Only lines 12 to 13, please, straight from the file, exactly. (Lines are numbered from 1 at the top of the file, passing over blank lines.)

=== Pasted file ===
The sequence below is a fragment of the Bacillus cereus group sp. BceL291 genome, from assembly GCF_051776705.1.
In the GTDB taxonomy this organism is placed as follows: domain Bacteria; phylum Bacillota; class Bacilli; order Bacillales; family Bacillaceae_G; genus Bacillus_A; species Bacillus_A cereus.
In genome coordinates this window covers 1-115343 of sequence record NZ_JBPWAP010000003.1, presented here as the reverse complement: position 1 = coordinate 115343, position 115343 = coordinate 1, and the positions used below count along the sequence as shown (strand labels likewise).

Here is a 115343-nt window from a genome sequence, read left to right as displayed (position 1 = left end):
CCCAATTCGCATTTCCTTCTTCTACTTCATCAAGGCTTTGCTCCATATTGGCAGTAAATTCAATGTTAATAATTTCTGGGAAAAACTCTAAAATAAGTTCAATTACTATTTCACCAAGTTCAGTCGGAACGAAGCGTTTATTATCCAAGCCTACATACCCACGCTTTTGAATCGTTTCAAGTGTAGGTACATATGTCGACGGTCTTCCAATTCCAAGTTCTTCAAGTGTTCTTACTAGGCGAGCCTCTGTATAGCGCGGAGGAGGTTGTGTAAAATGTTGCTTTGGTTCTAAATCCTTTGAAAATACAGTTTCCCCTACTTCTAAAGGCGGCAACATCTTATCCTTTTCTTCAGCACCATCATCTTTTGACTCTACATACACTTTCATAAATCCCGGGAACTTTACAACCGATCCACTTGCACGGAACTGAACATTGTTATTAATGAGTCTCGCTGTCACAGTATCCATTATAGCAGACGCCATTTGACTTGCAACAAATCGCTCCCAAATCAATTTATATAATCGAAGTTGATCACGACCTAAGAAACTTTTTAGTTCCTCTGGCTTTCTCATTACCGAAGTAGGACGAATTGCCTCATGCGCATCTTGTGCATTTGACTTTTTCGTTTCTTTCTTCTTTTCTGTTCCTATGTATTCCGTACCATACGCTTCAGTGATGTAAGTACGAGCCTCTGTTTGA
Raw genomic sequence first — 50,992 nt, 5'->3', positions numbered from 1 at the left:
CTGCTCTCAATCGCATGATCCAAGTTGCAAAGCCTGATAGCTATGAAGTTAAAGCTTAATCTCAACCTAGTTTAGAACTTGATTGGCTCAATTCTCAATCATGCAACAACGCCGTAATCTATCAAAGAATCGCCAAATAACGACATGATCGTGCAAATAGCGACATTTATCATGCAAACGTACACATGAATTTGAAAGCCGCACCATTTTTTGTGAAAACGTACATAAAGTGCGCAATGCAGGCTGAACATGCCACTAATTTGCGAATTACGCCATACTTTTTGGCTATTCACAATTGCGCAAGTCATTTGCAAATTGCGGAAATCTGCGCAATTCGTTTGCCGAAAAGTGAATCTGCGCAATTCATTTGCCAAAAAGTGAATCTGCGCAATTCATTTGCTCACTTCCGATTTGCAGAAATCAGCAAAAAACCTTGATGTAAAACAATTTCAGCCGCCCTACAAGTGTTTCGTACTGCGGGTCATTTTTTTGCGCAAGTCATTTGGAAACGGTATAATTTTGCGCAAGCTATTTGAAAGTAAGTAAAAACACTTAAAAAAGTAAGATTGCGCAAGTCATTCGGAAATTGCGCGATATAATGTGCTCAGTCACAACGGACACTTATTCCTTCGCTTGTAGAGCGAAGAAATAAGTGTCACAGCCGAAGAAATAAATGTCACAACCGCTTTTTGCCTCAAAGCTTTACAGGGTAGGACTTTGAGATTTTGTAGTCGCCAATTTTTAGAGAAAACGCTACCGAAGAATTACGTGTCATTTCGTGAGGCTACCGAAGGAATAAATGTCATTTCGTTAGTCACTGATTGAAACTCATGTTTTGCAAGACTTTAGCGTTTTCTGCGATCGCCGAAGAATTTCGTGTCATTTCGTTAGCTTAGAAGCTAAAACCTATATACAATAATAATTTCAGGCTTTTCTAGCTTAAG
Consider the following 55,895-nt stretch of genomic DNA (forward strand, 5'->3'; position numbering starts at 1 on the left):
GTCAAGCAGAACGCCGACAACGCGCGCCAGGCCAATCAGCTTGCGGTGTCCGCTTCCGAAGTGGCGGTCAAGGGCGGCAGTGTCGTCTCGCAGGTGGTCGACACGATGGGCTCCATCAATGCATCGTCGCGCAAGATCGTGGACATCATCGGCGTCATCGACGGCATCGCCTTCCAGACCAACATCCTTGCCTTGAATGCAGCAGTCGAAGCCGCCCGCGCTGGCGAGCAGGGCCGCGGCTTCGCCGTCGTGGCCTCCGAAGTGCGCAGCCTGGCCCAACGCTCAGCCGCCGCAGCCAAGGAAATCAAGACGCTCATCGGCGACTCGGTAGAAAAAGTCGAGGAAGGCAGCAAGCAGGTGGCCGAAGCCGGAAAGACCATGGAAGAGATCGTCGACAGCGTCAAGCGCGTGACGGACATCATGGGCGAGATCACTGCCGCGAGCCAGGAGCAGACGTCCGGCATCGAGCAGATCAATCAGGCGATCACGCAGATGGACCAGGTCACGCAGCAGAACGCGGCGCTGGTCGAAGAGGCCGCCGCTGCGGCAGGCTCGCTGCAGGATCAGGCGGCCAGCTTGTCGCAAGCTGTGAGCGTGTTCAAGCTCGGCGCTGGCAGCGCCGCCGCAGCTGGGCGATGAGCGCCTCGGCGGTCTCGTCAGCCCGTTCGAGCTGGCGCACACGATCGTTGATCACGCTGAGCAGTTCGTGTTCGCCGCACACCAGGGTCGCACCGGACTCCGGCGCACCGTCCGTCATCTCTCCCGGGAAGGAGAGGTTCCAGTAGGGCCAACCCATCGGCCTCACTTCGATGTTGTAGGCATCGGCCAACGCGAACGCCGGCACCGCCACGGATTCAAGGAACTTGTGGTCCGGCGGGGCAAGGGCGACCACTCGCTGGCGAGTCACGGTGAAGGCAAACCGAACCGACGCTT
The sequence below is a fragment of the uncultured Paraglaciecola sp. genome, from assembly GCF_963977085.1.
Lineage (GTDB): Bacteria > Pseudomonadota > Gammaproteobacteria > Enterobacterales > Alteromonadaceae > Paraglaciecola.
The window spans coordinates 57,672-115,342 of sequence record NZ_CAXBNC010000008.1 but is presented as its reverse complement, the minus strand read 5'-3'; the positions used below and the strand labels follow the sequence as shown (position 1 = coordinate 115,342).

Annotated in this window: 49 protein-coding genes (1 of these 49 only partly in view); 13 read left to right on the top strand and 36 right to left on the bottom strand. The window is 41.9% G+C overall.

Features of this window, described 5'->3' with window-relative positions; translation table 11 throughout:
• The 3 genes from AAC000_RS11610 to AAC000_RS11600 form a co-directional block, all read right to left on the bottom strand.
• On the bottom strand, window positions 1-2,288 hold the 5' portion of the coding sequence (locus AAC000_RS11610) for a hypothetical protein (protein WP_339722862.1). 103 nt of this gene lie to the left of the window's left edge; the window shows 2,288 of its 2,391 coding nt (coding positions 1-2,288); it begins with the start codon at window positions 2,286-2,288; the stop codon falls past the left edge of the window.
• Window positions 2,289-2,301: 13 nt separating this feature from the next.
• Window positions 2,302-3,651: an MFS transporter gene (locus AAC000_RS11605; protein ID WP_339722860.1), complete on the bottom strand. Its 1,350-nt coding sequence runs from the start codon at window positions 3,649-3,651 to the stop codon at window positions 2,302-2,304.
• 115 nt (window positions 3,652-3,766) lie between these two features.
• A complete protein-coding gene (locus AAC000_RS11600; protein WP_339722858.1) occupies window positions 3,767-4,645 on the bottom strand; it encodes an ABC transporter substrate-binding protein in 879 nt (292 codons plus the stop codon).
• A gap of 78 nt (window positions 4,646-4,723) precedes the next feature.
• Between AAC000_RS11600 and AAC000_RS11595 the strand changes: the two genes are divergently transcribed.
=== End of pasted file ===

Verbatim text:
The window spans coordinates 57,672-115,342 of sequence record NZ_CAXBNC010000008.1 but is presented as its reverse complement, the minus strand read 5'-3'; the positions used below and the strand labels follow the sequence as shown (position 1 = coordinate 115,342).

Annotated in this window: 49 protein-coding genes (1 of these 49 only partly in view); 13 read left to right on the top strand and 36 right to left on the bottom strand. The window is 41.9% G+C overall.